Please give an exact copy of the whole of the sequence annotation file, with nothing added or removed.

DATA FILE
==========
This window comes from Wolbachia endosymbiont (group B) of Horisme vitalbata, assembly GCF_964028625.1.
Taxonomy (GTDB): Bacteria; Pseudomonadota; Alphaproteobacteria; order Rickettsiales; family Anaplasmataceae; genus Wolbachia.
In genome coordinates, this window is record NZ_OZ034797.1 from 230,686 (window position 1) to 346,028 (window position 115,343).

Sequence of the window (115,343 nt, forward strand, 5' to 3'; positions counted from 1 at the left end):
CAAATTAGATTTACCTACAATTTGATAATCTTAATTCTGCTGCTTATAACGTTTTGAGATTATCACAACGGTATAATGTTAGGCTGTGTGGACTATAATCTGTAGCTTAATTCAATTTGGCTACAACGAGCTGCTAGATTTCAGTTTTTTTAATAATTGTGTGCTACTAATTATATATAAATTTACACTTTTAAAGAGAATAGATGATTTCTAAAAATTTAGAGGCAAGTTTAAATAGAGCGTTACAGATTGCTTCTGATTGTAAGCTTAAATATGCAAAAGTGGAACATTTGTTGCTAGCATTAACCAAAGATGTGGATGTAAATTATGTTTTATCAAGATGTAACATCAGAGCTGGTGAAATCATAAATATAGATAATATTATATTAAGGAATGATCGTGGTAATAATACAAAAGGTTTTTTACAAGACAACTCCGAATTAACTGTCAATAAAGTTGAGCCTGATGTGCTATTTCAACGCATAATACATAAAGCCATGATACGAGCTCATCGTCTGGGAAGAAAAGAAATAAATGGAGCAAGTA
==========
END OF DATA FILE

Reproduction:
This window comes from Wolbachia endosymbiont (group B) of Horisme vitalbata, assembly GCF_964028625.1.
Taxonomy (GTDB): Bacteria; Pseudomonadota; Alphaproteobacteria; order Rickettsiales; family Anaplasmataceae; genus Wolbachia.
In genome coordinates, this window is record NZ_OZ034797.1 from 230,686 (window position 1) to 346,028 (window position 115,343).

Sequence of the window (115,343 nt, forward strand, 5' to 3'; positions counted from 1 at the left end):
CAAATTAGATTTACCTACAATTTGATAATCTTAATTCTGCTGCTTATAACGTTTTGAGATTATCACAACGGTATAATGTTAGGCTGTGTGGACTATAATCTGTAGCTTAATTCAATTTGGCTACAACGAGCTGCTAGATTTCAGTTTTTTTAATAATTGTGTGCTACTAATTATATATAAATTTACACTTTTAAAGAGAATAGATGATTTCTAAAAATTTAGAGGCAAGTTTAAATAGAGCGTTACAGATTGCTTCTGATTGTAAGCTTAAATATGCAAAAGTGGAACATTTGTTGCTAGCATTAACCAAAGATGTGGATGTAAATTATGTTTTATCAAGATGTAACATCAGAGCTGGTGAAATCATAAATATAGATAATATTATATTAAGGAATGATCGTGGTAATAATACAAAAGGTTTTTTACAAGACAACTCCGAATTAACTGTCAATAAAGTTGAGCCTGATGTGCTATTTCAACGCATAATACATAAAGCCATGATACGAGCTCATCGTCTGGGAAGAAAAGAAATAAATGGAGCAAGTA